That, however, is not the only possible outcome for use of profits. Profits can be directly applied to help resolve a broad range of social problems: poverty relief, improving childcare, seeding scientific research for nationwide economic advancement, improving communications infrastructure and accessibility, for examples – the target objectives of this particular project plan. The same financial discipline required of any conventional for-profit business can be applied to projects with the primary aim of improving socioeconomic conditions. Profitability provides money needed to be self-sustaining for the purpose of achieving social and economic objectives such as benefit of a nation’s poorest, neediest people. In which case, the enterprise is a social enterprise.”

In 2009 there was an opportunity to deliver a paper to the International Economics for Ecology conference at Sumy and ours was presented at the opening plenary.  Entitled ‘Economics in Transition‘, it discussed the “Triple-Bottom Line” of financial, social benefit, and environmental benefits. It asked “how can we create an economy based  on people, to achieve financial profit, social benefit, and a safer, cleaner environment? What would such an economy look like?  How can it work?  What can be done in Ukraine to achieve it?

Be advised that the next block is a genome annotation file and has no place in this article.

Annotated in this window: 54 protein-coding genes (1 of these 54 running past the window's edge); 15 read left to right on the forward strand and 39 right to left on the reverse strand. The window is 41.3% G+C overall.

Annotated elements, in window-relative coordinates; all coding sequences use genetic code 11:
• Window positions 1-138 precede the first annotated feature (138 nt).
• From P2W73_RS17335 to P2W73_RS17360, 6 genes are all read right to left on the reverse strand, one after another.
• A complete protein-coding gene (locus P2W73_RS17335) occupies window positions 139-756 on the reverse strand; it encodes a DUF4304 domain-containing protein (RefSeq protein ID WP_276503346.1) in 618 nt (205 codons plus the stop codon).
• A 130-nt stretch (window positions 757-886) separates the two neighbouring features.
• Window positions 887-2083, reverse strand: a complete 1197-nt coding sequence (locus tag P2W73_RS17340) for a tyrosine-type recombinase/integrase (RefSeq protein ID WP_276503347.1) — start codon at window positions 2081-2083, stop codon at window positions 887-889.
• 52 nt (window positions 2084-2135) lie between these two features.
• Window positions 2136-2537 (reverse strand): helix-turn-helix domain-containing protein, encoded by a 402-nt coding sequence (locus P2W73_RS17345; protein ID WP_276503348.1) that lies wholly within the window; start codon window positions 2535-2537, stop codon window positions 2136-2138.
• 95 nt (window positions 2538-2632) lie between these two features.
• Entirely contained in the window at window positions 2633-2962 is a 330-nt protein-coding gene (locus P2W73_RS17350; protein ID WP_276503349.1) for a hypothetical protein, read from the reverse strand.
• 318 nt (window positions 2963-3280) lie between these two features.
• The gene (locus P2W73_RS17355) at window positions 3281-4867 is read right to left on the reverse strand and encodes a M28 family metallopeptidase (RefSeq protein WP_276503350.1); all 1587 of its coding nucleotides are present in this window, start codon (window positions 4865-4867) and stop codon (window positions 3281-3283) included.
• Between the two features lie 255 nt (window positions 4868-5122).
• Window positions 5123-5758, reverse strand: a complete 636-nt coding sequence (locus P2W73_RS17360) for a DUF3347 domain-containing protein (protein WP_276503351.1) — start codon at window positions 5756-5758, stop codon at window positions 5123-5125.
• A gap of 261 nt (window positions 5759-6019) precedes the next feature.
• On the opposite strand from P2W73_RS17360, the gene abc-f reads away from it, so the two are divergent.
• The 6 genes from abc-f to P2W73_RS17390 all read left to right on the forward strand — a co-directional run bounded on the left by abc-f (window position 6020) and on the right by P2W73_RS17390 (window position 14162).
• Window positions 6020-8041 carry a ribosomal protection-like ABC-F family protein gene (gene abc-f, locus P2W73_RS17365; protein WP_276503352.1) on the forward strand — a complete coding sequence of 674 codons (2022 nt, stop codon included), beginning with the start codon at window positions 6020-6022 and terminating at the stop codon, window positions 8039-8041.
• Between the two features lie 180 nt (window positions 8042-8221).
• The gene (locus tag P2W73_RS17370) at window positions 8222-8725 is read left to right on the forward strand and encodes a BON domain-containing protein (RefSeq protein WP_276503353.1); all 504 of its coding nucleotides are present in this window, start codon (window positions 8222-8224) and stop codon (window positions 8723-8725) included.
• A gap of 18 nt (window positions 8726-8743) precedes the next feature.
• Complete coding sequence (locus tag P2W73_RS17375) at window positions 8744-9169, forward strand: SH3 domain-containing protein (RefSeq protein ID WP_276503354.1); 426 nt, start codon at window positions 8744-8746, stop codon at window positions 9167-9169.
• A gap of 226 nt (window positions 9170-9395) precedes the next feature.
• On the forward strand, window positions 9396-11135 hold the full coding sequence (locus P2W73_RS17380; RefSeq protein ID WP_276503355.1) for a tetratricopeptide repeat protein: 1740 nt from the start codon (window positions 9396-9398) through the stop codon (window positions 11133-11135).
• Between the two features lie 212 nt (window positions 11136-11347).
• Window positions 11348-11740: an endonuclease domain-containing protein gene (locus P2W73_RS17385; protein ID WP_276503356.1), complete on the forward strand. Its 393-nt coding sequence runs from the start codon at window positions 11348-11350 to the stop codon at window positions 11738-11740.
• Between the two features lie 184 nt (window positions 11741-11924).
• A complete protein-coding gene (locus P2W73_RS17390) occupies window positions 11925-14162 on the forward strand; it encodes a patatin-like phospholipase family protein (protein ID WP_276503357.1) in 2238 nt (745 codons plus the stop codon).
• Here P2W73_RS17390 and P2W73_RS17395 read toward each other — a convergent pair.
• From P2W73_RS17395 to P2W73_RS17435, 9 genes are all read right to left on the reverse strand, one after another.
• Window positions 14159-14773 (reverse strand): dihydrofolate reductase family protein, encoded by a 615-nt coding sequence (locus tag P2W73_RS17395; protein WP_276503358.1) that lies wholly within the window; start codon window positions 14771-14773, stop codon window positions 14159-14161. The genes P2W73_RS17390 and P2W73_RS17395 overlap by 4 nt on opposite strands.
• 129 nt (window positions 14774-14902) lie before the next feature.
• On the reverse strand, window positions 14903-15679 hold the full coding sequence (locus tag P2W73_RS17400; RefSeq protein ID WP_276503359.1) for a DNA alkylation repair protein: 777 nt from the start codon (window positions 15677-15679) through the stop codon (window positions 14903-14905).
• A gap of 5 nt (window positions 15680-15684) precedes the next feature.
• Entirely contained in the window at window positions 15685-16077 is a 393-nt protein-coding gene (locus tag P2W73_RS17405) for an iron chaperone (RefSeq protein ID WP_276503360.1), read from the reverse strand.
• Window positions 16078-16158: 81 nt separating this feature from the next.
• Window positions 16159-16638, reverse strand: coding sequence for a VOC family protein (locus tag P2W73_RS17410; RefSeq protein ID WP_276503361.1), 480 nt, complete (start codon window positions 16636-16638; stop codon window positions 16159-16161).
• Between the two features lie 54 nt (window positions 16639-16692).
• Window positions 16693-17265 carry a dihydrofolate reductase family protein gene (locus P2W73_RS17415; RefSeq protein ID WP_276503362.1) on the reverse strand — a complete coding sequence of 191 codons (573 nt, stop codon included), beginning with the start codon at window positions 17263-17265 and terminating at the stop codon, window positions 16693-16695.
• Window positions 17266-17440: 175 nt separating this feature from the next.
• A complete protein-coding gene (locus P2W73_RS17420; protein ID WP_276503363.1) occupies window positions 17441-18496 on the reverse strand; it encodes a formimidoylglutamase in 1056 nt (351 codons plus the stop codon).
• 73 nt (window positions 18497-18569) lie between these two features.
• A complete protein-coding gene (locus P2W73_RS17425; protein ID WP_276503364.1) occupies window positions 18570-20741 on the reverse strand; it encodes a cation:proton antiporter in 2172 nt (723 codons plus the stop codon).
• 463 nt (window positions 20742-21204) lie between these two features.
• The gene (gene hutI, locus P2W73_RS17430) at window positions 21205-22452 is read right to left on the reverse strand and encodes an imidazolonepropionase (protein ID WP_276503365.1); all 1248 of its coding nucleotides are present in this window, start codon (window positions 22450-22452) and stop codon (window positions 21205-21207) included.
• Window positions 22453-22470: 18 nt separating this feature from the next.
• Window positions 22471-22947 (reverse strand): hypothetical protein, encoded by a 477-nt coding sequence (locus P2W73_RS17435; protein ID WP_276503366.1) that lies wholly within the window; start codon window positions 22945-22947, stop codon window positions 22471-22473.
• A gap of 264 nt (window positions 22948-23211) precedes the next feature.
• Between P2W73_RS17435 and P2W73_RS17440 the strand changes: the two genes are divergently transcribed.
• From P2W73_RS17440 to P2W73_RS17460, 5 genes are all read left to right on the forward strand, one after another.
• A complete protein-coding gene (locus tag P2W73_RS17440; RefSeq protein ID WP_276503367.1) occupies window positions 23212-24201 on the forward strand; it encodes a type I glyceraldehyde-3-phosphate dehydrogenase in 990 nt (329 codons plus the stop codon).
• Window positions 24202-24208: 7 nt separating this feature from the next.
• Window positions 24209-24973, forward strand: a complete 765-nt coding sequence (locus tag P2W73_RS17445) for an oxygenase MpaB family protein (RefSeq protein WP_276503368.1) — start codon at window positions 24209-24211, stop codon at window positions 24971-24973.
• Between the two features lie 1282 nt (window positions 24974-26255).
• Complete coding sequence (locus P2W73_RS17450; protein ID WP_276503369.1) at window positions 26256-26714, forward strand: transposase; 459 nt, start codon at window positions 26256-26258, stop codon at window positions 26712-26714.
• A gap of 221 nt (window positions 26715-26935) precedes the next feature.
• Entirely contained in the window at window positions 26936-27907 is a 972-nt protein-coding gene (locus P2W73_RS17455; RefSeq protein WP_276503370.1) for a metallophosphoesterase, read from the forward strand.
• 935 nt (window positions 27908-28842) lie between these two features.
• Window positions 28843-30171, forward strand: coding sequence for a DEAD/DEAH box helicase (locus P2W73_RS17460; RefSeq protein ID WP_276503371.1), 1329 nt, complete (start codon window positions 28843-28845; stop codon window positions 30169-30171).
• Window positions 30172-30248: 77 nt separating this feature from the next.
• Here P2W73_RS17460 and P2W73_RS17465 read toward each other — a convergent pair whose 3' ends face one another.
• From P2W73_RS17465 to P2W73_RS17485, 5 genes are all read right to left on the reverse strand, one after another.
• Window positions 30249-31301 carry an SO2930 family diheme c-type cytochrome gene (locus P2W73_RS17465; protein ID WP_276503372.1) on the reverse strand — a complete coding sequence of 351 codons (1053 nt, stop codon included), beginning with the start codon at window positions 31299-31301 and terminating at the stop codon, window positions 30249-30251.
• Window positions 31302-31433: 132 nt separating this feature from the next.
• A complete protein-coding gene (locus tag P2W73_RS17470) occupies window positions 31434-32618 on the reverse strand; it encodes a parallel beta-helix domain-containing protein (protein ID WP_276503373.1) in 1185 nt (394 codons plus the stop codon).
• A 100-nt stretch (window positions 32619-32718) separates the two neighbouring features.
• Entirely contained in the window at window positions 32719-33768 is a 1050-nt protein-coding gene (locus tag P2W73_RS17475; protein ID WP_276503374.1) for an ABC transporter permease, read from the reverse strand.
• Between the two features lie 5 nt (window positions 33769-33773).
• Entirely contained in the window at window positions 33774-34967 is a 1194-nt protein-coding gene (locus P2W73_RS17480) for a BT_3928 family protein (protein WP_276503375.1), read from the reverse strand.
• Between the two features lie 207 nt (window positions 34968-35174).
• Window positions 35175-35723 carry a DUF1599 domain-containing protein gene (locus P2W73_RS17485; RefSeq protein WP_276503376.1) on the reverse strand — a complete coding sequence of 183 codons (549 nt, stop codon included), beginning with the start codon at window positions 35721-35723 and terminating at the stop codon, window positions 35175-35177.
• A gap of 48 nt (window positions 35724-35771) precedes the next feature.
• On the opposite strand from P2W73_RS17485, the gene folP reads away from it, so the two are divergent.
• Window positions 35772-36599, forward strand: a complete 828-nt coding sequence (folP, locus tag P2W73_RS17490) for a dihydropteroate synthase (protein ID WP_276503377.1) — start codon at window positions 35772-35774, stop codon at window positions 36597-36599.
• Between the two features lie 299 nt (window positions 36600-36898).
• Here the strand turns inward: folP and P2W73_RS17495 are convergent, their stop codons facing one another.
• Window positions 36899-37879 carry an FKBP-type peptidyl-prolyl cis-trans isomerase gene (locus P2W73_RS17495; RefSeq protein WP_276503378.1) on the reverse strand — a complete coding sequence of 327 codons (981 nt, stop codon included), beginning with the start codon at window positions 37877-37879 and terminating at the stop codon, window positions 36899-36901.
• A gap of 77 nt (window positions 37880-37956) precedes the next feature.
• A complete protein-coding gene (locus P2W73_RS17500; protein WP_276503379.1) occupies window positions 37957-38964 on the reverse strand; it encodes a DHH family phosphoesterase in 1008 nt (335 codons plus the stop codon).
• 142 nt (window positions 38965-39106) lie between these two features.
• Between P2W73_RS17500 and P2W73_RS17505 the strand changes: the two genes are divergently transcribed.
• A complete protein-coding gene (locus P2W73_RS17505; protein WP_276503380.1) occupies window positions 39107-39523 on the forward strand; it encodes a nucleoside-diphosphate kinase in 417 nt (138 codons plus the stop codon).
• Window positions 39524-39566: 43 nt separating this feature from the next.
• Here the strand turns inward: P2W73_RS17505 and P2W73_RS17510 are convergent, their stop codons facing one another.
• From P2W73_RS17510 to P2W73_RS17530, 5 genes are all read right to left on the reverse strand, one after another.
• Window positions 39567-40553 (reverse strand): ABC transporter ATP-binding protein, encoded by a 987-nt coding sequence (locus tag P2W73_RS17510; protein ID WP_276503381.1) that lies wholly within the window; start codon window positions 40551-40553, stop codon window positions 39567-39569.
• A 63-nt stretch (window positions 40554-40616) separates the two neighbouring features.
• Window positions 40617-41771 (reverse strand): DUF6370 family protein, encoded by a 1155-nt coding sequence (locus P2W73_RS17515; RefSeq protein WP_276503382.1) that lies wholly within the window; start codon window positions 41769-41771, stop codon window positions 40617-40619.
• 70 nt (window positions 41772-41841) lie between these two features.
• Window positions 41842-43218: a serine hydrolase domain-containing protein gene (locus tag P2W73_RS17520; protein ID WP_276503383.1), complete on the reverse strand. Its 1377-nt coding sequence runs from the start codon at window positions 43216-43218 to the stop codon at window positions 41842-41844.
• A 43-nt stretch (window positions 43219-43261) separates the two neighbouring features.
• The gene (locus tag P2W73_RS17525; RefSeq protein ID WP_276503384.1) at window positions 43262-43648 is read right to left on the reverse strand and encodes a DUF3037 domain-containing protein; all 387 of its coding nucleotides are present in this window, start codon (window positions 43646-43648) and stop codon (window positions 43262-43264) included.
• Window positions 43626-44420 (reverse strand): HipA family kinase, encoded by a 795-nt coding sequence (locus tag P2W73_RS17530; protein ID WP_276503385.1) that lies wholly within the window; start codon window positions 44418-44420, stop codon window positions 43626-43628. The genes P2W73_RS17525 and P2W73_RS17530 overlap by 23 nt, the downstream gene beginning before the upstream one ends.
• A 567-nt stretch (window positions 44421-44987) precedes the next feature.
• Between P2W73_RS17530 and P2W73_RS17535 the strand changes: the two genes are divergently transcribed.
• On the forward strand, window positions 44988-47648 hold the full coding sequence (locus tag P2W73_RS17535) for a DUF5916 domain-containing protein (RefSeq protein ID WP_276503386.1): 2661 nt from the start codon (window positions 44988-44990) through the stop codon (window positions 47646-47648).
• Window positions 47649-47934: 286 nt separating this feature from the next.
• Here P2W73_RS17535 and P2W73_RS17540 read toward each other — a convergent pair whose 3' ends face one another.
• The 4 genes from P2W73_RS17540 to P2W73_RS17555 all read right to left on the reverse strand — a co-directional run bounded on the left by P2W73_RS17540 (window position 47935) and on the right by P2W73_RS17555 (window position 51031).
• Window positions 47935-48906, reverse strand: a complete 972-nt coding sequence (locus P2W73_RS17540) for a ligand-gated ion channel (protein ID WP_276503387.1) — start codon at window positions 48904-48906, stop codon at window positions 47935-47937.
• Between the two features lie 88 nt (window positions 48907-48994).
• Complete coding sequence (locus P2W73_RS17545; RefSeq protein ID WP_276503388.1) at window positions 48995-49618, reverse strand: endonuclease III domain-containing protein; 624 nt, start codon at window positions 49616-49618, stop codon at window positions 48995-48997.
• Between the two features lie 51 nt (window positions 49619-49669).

“Triple bottom line” is an expression which derives from the work of John Elkington, whereas, the alternative to capitalism was conceived in Hallman’s 1996 treatise.

Just weeks later, at the Said Business School in Oxford University, the Oxford Social Enterprise Forum (which again wasn’t  an open discussion)  met to ask if an “new kind of capitalism” was possible.  I referred it to Terry Hallman who then suggested that Oxford should expel itself for passing off someone else’s work as their own.

Heading the Skoll Centre at Said Business School is Pamela Hartigan, who is now leading Breakthrough Capitalism from a rostrum.

Hartigan it not alone in turning a blind eye and a deaf ear to original work.  The Guardian hub on sustainable business is doing a pretty good job in its own right.  They’ve been particularly resistant to my describing our activism, while editor Jo Confino bathes in the warm reflective glow of business with a “heart”.  A heart which doesn’t extend to abandoned and neglected children however, or indeed those who perish trying to help them.

As I pointed out in our social impact report last year, there is a visible influence in the concept of ‘Creating Shared Value’  which would surface later in 2011 .  It seemed to diverge however when Mark Kramer suggested, again in the Guardian, that corporations could profit from solving social problems. I put to him the case for ‘Profit for a Purpose’ where  we  do not aim to profit, but use profit for social ends.  It would get me censored and barred from commenting on the Guardian since.

Welcome to the new capitalism,  much the same as the old capitalism which dismisses other people and consciously leaves them to die, in pursuit of reputation .